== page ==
Printer Friendly

Reflections on the Fourth World Conference on Women, Beijing and Huairou, 1995.

Returning from the Fourth World Conference on Women held in Beijing and Huairou in September 1995, participants were invariably asked "How was it?" in a tone that implied either that it was something akin to a mythical feminist encounter, or that it was the kind of disaster portrayed in much of the mainstream U.S. media. As U.S. readers are aware, much of the coverage used the occasion of the conference to portray China as the nemesis of capitalist democracy. Women's rights in an international context were thus overshadowed in the discussion of a conference whose focus was women's rights. At the same time, many of the "background" stories in the press were framed in terms of the need for other cultures to liberate "their" women so that they can modernize. This treatment is misleading, not least because it renders simple and predictable the story of a meeting that was fragmented into dozens, perhaps hundreds, of subcultures. The conference experience and its significance varied with where one was located geographically and professionally. Women came from all over the world to enact their political passions in Beijing. Our pervasive feeling was that thousands of us were attending different meetings from each other, and would all go home with different stories.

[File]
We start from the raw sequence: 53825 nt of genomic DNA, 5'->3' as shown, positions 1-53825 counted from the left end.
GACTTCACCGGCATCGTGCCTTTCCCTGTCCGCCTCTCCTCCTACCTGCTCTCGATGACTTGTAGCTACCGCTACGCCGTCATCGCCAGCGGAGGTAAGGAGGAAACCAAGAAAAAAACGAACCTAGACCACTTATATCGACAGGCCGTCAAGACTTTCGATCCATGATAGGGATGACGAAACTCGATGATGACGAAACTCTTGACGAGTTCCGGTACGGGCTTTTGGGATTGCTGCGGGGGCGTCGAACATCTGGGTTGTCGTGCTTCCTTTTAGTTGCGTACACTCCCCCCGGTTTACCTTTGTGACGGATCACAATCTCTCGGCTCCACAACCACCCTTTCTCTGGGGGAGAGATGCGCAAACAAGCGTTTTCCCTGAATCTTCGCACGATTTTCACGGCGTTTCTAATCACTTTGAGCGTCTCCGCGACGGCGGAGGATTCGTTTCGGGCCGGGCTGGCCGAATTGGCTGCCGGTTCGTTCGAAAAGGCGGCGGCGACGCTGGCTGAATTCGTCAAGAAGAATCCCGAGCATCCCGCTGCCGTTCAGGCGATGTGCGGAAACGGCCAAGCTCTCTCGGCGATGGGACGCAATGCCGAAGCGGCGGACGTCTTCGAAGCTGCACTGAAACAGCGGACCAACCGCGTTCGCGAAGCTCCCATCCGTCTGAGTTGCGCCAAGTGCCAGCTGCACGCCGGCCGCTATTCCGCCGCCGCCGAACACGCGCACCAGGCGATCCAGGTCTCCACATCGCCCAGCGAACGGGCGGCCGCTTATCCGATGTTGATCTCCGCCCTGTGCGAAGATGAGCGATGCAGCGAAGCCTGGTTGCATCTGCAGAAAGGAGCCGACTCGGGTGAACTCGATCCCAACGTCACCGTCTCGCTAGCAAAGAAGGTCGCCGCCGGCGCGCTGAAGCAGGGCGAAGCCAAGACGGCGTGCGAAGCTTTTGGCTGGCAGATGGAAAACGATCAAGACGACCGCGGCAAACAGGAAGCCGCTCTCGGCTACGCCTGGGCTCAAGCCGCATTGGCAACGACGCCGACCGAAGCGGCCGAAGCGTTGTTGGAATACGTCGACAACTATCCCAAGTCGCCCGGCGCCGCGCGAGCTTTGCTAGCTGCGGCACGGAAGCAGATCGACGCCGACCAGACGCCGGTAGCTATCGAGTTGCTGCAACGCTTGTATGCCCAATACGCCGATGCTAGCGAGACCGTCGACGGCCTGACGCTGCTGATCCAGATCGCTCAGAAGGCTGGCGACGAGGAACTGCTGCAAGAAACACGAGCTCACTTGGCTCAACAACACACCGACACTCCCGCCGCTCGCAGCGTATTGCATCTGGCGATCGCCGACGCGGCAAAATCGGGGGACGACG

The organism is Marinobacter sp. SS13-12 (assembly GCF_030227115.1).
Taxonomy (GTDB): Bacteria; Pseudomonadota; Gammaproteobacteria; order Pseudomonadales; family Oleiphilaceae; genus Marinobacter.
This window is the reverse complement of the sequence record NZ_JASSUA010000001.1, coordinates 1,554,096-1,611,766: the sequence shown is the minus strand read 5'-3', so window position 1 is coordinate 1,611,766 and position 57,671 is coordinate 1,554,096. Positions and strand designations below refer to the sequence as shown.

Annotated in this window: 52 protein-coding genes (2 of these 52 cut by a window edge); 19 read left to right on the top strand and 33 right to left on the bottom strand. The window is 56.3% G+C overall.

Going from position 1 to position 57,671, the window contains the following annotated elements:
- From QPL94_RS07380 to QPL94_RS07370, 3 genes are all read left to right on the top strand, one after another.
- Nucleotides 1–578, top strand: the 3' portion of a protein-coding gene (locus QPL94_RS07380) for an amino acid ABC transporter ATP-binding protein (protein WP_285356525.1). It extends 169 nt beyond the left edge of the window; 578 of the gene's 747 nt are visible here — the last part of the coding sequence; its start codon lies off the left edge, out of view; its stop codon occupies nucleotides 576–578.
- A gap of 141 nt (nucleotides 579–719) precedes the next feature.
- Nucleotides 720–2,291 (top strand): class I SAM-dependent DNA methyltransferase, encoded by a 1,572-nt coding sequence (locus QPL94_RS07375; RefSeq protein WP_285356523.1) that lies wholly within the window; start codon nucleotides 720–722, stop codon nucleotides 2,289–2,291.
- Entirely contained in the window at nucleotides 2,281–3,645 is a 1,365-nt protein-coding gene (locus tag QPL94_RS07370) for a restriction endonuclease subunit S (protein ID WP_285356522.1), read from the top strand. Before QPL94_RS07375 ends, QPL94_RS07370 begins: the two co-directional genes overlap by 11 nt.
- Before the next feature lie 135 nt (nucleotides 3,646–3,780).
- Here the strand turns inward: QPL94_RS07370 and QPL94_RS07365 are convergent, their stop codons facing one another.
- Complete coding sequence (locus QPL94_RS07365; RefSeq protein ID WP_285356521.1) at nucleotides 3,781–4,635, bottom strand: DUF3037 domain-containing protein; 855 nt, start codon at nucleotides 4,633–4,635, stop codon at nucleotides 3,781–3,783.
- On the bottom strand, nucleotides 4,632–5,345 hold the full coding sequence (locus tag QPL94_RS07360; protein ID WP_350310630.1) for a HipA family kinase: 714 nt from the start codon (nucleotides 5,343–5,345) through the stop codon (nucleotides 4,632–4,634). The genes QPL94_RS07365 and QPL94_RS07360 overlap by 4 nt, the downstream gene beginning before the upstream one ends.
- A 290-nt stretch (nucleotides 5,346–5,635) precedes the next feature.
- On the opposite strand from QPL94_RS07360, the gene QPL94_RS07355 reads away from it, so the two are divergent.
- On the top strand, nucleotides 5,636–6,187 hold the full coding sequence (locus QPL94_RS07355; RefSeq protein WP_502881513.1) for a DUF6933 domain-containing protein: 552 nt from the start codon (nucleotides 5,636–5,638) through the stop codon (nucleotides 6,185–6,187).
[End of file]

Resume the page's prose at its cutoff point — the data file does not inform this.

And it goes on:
For many participants in the U.N. conference, Beijing represented only one final moment in a series of meetings, debates, and discussions among women's organizations in specific countries and regions. In Brazil, for example, feminist groups spent two years before the conference engaging in debates in preparation for the U.N. conference, and to a certain extent, the conference itself was less significant than the meetings and discussions leading up to it. For Chinese participants, too, the meeting was the capstone of several years of organizing activity, much of it newly supported by the Chinese government, which hoped to increase its own visibility and prestige both by hosting such a large international gathering and by showcasing the achievements of Chinese women in the People's Republic. One Chinese participant, director of the research office of a provincial branch of the Women's Federation, spent six months prior to the conference traveling to villages throughout her home province, telling local women about the U.N. conference, and requesting women from each village to produce one quilt square depicting some aspect of their life. The quilt was displayed at the conference site in Huairou. Her experience underlines the way in which for many political activists, the Beijing conference provided the occasion for many months, and in some cases years, of organizing and discussion.